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Review Article - Journal of Clinical Research and Pharmacy (2022) Volume 5, Issue 4

A review on COVID-19: Pathogenesis, control and medicine.

Lidija Banjac*, Gorica Banjac

Department of Neonatology, Clinical Center of Montenegro, Podgorica, Montenegro

Corresponding Author:
Dr. Lidija Banjac
Department of Neonatology
Clinical Center of Montenergo
E-mail: [email protected]

Received: 09 November, 2020, Manuscript No. AAJCP-20-21816; Editor assigned: 12 November, 2020, PreQC No. AAJCP-20-21816; Reviewed: 26 November, 2020, QC No. AAJCP-20-21816; Revised: 03 August, 2022, QI No. AAJCP-20-21816, Manuscript No. AAJCP-20-21816; Published: 31 August, 2022,DOI:10.35841/0971-9032.26.6.1433-1439.

Citation: Banjac L, Banjac G. Cranial ultrasound in congenital cytomegalovirus infection. Curr Pediatr Res 2022;26(6):1-3.

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COVID-19 pandemic is now a day known to everyone. It affects socio-economic life of human being. Very few drugs are available and they are effective to some extent. Only safeguard method is applied in this condition till date. However, we present some important drugs and their mechanism for some possible references. Primary precaution is very effective in this condition. Here we also describe primary precaution and sanitization to some extent.


Cytomegalovirus, Cranial ultrasound, Hearing loss, Infection.


Cytomegalovirus (CMV) is the most prevalent agent in congenital infections, causing severe long-term sequelae. The incidence of congenital CMV infection is higher in developing countries (1%-5%) than in developed (0.2%-2.0%) and are most likely driven by non-primary maternal infections. In the developed world, it is the commonest non-genetic cause of childhood hearing loss, and an important cause of neurodevelopmental delay. Approximately 11% of newborns born with congenital CMV infection are symptomatic at birth, resulting in clinical manifestations (jaundice, hepatosplenomegaly, petechiae, microcephaly, chorioretinitis, intrauterine growth restriction and death). The other newborns with congenital CMV infection (approximately 85%-90%) do not have clinical findings at birth (asymptomatic infection) [1].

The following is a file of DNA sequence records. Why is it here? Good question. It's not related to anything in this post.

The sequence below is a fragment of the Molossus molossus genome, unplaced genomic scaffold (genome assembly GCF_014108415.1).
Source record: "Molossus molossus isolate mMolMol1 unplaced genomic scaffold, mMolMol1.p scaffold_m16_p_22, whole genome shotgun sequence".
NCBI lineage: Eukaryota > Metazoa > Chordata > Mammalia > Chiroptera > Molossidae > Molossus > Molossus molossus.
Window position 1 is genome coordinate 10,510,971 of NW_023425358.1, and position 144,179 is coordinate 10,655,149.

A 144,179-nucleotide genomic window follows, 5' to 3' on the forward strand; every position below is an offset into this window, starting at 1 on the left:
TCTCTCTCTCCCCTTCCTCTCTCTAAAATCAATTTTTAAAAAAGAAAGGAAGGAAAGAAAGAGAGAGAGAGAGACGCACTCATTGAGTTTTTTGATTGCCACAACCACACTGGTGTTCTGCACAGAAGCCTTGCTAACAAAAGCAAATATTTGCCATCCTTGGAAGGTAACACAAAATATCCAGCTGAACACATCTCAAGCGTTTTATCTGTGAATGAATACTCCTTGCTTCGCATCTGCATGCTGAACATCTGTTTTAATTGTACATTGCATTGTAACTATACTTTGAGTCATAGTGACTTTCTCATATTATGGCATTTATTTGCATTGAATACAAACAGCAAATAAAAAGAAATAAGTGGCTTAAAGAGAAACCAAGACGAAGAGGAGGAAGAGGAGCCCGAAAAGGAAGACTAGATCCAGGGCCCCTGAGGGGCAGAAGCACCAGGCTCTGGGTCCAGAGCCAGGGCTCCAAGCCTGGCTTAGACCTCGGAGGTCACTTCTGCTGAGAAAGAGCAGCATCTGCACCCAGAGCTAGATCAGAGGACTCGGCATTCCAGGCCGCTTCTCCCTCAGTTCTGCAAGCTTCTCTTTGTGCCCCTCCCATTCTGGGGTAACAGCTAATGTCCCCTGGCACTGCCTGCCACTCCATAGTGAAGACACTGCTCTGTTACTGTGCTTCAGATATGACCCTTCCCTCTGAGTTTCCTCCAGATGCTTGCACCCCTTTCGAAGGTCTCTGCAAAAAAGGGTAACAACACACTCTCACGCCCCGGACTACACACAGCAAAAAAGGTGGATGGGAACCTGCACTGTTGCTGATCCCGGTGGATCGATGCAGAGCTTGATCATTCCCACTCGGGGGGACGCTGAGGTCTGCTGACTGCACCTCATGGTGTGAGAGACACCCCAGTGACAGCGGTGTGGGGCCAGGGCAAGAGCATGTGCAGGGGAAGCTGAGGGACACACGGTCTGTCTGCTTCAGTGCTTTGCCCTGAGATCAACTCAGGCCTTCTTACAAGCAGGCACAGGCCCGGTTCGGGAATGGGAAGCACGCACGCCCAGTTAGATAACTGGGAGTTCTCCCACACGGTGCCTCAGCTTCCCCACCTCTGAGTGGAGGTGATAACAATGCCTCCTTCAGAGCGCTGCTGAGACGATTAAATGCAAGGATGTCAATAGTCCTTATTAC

Congenital CMV infection may cause severe long-term sequelae, including progressive Sensorineural Hearing Loss (SNHL), vision loss, and developmental delay in 40%-58% of symptomatic newborns, and 5%-15% of the asymptomatic newborns. SNHL may be present at birth, progress in severity, or develop later. The risk for SNHL appears to be the highest in newborns born to mothers with primary infection in the first half of pregnancy. About a quarter of newborns (20%-25%) who are congenitally infected after the first-trimester will develop SNHL). Overall, 2% of case-patients developed SNHL that was severe enough for them to be candidates for cochlear implantation. Visual impairment occurs in 22%-58% of symptomatic newborns. Cognitive deficits occur in up to twothirds, and death in around 4% of children with symptomatic infection. Considerably lower rates of sensory and cognitive sequelae have been reported in asymptomatic children [2].